As I'd watched the doctor walk away, it flitted briefly across my mind that my timing in life was seriously out of synchronicity. Had this accident happened two years ago, Annabel would still be with me. But it hadn't and she wasn't. Right now she was a long way away across the ocean on holiday with my lucky successor enjoying the sun and the sights of Malta.

Predictably, outside my ward window, it was stair-rodding down.

Today, what a surprise, it was still pouring with rain.

Mike reached down beyond the dreaded humped bedcovers and retrieved some newspapers from where he'd dropped them on arrival. 'Thought you'd like to keep up with the competition.' They were copies of the Racing Post. 'I mean,' he glanced down at my right hand, 'nothing wrong with your fingers and thumb, right? No excuse for not working then.' And he slid a reporter's notepad and a couple of biros alongside the newspapers.

I wrote, with hair-tugging, lip-biting agony, a weekly column about the vagaries of horseracing for one of the big newspapers. Not my favourite pastime, but one which brought in useful additional coffers to add to my tax returns. At the rate my financial commitments flowed out, a corresponding incoming flow was vital.

'I know I'm not your boss when it comes to your wordsmith activities, but since I'm acting as proxy for everything else at the minute, I thought I'd do my job and keep you doing yours. Well, the one you can do with your feet up as opposed to your boots down in the stirrup irons.'

'You're too kind.'

'Aren't I just.' He grinned. 'So don't get too ecstatic and decide you'll write for a living instead of riding. I've a string of horses back at the stable that need exercise, you know.'

'I know.' Maybe I wouldn't tell him there'd be no more riding. Kinder, perhaps, to let the horrible realization creep up on him gently.

'And,' I hardly dared form the question, 'how's Gold Sovereign?'

'Eating up,' Mike said gently, '... and going out on the gallops.'

I nodded, relief flooding me that she'd got away without serious injury.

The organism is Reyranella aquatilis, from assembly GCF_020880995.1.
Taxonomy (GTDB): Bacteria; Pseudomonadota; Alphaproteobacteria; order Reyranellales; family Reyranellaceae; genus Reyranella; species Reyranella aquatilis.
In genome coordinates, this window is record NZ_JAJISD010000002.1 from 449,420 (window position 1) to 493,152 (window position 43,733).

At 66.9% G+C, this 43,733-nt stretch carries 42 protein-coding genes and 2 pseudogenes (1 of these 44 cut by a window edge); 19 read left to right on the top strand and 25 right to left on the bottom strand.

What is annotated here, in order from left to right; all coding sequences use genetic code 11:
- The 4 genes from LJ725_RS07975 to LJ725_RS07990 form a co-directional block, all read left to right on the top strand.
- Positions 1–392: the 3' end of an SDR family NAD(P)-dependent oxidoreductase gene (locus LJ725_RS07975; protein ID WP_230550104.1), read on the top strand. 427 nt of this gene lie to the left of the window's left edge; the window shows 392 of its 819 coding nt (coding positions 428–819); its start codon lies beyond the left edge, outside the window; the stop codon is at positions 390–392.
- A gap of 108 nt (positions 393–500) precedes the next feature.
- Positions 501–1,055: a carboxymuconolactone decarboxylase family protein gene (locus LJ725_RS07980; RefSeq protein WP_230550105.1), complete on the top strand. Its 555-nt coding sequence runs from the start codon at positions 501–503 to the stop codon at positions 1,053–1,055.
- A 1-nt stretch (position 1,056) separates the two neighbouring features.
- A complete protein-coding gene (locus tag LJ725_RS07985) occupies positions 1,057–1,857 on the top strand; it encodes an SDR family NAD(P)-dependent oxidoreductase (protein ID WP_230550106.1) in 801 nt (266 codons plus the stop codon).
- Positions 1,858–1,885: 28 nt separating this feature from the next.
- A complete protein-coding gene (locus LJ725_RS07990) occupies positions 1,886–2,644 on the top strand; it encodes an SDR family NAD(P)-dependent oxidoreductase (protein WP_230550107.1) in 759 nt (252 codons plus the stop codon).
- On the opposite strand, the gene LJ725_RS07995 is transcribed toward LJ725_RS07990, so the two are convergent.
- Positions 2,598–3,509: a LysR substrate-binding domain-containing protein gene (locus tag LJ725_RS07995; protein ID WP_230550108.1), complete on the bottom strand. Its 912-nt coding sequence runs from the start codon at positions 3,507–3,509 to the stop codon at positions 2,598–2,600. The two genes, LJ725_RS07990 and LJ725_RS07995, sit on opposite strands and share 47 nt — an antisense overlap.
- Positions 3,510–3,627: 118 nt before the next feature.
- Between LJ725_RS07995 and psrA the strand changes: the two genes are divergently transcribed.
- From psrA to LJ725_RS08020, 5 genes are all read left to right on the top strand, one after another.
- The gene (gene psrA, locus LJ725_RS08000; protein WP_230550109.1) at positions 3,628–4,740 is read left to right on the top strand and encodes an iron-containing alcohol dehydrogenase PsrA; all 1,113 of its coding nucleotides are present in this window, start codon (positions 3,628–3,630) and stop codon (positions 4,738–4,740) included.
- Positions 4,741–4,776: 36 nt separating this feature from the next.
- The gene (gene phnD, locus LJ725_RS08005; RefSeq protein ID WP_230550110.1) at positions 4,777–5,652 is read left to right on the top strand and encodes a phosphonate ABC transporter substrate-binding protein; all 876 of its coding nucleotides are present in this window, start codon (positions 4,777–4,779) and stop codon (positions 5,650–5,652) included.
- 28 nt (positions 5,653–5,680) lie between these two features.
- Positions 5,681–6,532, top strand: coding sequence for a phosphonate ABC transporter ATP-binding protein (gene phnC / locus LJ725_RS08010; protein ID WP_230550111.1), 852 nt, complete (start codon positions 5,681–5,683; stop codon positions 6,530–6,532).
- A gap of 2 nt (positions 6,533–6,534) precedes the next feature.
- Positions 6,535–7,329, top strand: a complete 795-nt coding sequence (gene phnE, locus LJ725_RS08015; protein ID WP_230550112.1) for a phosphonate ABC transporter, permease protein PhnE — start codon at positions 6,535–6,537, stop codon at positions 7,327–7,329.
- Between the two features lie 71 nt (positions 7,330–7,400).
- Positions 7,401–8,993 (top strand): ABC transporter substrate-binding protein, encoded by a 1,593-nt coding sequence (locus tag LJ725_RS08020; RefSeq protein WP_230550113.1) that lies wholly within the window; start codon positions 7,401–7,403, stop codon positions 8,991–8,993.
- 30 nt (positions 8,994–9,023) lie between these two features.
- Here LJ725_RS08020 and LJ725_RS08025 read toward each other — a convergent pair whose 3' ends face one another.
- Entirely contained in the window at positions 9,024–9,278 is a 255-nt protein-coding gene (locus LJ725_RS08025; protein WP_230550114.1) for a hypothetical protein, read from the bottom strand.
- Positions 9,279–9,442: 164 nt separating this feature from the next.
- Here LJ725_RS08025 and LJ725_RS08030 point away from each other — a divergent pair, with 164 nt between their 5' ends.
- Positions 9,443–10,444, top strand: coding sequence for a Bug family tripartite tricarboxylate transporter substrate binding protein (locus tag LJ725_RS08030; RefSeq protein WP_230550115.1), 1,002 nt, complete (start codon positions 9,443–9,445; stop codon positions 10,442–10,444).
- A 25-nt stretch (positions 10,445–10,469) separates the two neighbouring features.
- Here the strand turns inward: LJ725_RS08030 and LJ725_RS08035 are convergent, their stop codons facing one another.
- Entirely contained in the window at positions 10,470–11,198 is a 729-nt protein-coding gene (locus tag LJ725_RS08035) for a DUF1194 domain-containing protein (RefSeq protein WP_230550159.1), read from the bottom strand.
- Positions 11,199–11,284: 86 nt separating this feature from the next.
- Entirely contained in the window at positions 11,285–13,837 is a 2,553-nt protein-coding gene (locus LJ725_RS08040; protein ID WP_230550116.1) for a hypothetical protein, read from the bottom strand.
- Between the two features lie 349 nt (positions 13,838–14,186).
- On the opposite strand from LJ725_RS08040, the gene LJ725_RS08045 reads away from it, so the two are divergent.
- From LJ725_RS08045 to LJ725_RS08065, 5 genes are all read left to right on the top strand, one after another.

'So,' he slid back his chair, 'stop tying up a bed. Somebody really ill needs it.' He stood up. 'I'd better go – let you get back to ogling the pretty nurses. If you remember anything else that needs doing on the outside, just email or text me.'

I grimaced.

'Eh? Oh, sorry, out of line ...' He looked chastened. 'Surprising how you get to rely on this modern world's technology.'

'If I need anything important, I'll ring on a prehistoric landline.'

His face lightened. 'That's it. When you've decided, let me know what colour grapes you fancy – red, black ... green ...'

I grabbed for one of the pens and aimed a throw at him.

He made it to the door, went through, closed it. Then opened it again and stuck his head round. He had an odd, uncertain look of concern on his face. He stared at me for a long moment. 'Don't drop your hands.'

I grabbed for the pen and he disappeared quickly. I could hear his footsteps going smartly away down the corridor.

Don't drop your hands – a trainer's instructions to a jockey about to ride a race. Basically, translated, it meant don't stop trying before you reach the finishing post – ride it out, give it all you've got.

I certainly intended to.


I'd had a hard morning. As a jockey, I was well used to early starts – they were hard-wired in a way of life. But at least I'd usually had a previous night of total crash-out, deep restorative sleep. This engendered by a day spent in the open air filled with unremitting, relentless physical activity. I did nothing physical in here.

Why is simply lying in bed so tiring? And it isn't the sort of tiredness that begets sleep. The ceaseless twenty-four hours activity of the hospital ensures you're on to a loser in the sweet-dreams stakes. If you do manage to snaffle some shut-eye through total exhaustion in the pre-dawn hours, the ridiculously early start to their day completely does for it.

I'd succumbed to all the indignities inflicted upon me by the diligent nurses, from blood pressure and temperature checks, blood sample taking, needles filled with painkiller inserted into my battered rump through to the dreaded bedpan and catheter bag changes ... you have to be strong to withstand being hospitalized.

Right now I'd lay money on Leo being stronger than me.

Dutifully, because Mike meant so well, I'd scanned the racing pages and attempted a few scribbled lines in the pristine notepad, but superlative script it wasn't.

Finally, frustrated and fed-up – not with food, I couldn't face the sustenance as served up under the guise of meals – I'd flung down the newspapers and notepad and closed my eyes.

I think I must have drifted off, far from harsh reality and my hospital bed, into welcome oblivion because I was dreaming. A beautiful dream that floated me away to happier times.